How 'Star Trek' Made One Strange Baby Name Incredibly Popular

The 1960s TV series Star Trek has launched movies, sequels, catchphrases and fan conventions. But baby name trends? Let's take a trip back in the Baby Name Time Machine back to meet the name Nichelle.


The year 1967 is remembered as a cultural powder keg in the United States. The youth counterculture bloomed into the "Summer of Love." The number of U.S. troops in Vietnam increased, and so did homefront protests against the war. Cities like Detroit and Newark erupted in deadly rioting. Stokely Carmichael published the book Black Power.

Yet even in turbulent times, everyday life can remain surprisingly everyday. The top television series of the year were Bonanza, The Red Skelton Hour and The Andy Griffith Show. The top baby names of the year were Michael and Lisa, for the sixth straight year. But among the fastest-rising names of the year are hints of change.

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The biggest TV-driven name phenomenon of 1967 was Nichelle, sparked by a lightly watched new science fiction show called "Star Trek." Actress Nichelle Nichols played Lieutenant Uhura, chief communications officer of the 23rd-century starship Enterprise. Star Trek's creators wanted to portray an inclusive future society, and no character represented that vision more boldly than the African-American Lt. Uhura.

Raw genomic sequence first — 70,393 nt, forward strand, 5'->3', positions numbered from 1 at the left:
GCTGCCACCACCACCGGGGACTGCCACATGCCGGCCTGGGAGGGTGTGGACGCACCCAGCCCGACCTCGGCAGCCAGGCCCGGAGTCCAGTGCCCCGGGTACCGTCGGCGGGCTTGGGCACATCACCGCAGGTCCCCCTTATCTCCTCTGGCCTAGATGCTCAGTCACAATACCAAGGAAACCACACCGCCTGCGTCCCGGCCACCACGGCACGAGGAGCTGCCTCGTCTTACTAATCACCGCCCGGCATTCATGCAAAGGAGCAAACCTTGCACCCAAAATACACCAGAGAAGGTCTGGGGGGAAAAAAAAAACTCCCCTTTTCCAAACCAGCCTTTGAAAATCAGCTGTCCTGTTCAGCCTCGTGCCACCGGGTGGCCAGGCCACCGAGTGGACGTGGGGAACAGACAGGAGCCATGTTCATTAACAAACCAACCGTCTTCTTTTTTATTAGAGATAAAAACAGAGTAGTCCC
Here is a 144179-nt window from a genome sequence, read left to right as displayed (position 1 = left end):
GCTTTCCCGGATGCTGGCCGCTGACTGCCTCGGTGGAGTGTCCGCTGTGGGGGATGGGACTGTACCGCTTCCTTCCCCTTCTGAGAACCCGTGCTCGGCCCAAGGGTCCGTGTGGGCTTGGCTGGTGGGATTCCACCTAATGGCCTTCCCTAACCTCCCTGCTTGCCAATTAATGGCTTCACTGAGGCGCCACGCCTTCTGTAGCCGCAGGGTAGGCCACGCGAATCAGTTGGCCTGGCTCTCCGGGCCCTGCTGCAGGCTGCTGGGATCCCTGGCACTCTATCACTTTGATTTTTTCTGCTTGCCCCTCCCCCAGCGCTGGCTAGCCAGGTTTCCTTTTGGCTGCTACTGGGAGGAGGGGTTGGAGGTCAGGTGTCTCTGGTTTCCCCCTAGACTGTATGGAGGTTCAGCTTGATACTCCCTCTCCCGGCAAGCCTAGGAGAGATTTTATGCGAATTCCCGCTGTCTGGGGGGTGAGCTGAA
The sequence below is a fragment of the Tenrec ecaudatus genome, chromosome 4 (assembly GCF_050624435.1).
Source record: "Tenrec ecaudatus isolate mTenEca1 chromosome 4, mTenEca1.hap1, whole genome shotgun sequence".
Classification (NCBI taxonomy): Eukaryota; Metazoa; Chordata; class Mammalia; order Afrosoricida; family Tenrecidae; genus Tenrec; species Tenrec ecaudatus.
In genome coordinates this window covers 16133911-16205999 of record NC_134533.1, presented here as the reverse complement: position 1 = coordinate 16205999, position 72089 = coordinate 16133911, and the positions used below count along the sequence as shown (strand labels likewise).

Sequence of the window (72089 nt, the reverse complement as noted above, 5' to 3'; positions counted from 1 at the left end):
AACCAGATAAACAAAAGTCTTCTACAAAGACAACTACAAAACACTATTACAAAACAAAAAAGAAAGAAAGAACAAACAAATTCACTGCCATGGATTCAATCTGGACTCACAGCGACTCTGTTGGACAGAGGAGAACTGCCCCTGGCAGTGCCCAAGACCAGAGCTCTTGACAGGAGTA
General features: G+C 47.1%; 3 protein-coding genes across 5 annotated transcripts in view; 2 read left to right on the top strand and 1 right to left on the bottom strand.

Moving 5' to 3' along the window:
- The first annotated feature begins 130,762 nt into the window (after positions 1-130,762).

From today's perspective, Star Trek's '60s vision of diversity may not look so bold. The bridge of the Starship Enterprise typically held four or five white men, one Asian man, and one black woman -- the sole representative not only of her race, but of the entire female half of humanity. Unlike her male colleagues, Lt. Uhura wore a regulation Starfleet minidress and sheer stockings. Nor was Uhura one of the series' most central characters. She's not immortalized by any catch phrases like "Live long and prosper" or even "He's dead, Jim!" In fact, in the original series she didn't even have a first name.

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Fifty years ago, though, Uhura's very presence on the bridge resounded as a symbol of hope and progress. Nichelle Nichols has told the story of how she had planned to quit Star Trek until Martin Luther King Jr. personally approached her and told her how important her role was. Previously, African-American women on scripted television had been relegated to roles as servants. Uhura was nothing like that. Even in a minidress, the Enterprise's chief communications officer radiated professional pride and dignity.

That image struck a powerful chord. Nichelle was an all-but-unknown name that Ms. Nichols (born Grace) had adopted as her stage name. As soon as she appeared on Star Trek, Nichelle soared into the top 500 girls' names in the United States. That's as heartfelt a tribute as you can find. Nichelle remained popular for the rest of the series' run, and ushered in an era where boys' and girls' names alike were chosen as emblems of ethnic and racial pride.

Have you ever considered Nichelle as a baby name?


For more great baby name ideas, visit BabyNameWizard

Image via Getty Images

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